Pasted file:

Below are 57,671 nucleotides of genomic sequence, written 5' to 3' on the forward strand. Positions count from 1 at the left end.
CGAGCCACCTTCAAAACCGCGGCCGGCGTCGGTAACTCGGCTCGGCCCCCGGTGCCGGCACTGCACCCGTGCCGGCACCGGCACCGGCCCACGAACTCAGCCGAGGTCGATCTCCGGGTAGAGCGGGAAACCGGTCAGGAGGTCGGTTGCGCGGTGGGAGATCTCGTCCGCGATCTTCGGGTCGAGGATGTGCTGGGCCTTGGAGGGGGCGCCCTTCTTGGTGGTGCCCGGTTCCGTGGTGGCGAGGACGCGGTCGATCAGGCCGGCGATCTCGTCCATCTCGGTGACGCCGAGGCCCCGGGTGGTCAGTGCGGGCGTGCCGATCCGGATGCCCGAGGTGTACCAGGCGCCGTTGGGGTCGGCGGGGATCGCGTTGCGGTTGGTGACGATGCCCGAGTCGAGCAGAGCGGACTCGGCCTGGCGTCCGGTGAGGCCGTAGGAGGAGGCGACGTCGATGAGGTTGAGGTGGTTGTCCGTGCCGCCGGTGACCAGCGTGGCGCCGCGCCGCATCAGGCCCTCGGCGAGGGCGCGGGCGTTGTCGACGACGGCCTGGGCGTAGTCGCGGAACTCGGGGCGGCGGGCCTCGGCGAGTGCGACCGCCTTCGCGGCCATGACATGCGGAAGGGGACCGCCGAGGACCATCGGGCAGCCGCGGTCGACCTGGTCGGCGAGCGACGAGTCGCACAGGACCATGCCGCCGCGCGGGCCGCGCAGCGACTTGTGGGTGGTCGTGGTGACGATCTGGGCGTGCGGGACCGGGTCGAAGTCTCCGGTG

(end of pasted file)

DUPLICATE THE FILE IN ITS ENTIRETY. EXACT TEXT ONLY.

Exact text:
Below are 57,671 nucleotides of genomic sequence, written 5' to 3' on the forward strand. Positions count from 1 at the left end.
CGAGCCACCTTCAAAACCGCGGCCGGCGTCGGTAACTCGGCTCGGCCCCCGGTGCCGGCACTGCACCCGTGCCGGCACCGGCACCGGCCCACGAACTCAGCCGAGGTCGATCTCCGGGTAGAGCGGGAAACCGGTCAGGAGGTCGGTTGCGCGGTGGGAGATCTCGTCCGCGATCTTCGGGTCGAGGATGTGCTGGGCCTTGGAGGGGGCGCCCTTCTTGGTGGTGCCCGGTTCCGTGGTGGCGAGGACGCGGTCGATCAGGCCGGCGATCTCGTCCATCTCGGTGACGCCGAGGCCCCGGGTGGTCAGTGCGGGCGTGCCGATCCGGATGCCCGAGGTGTACCAGGCGCCGTTGGGGTCGGCGGGGATCGCGTTGCGGTTGGTGACGATGCCCGAGTCGAGCAGAGCGGACTCGGCCTGGCGTCCGGTGAGGCCGTAGGAGGAGGCGACGTCGATGAGGTTGAGGTGGTTGTCCGTGCCGCCGGTGACCAGCGTGGCGCCGCGCCGCATCAGGCCCTCGGCGAGGGCGCGGGCGTTGTCGACGACGGCCTGGGCGTAGTCGCGGAACTCGGGGCGGCGGGCCTCGGCGAGTGCGACCGCCTTCGCGGCCATGACATGCGGAAGGGGACCGCCGAGGACCATCGGGCAGCCGCGGTCGACCTGGTCGGCGAGCGACGAGTCGCACAGGACCATGCCGCCGCGCGGGCCGCGCAGCGACTTGTGGGTGGTCGTGGTGACGATCTGGGCGTGCGGGACCGGGTCGAAGTCTCCGGTG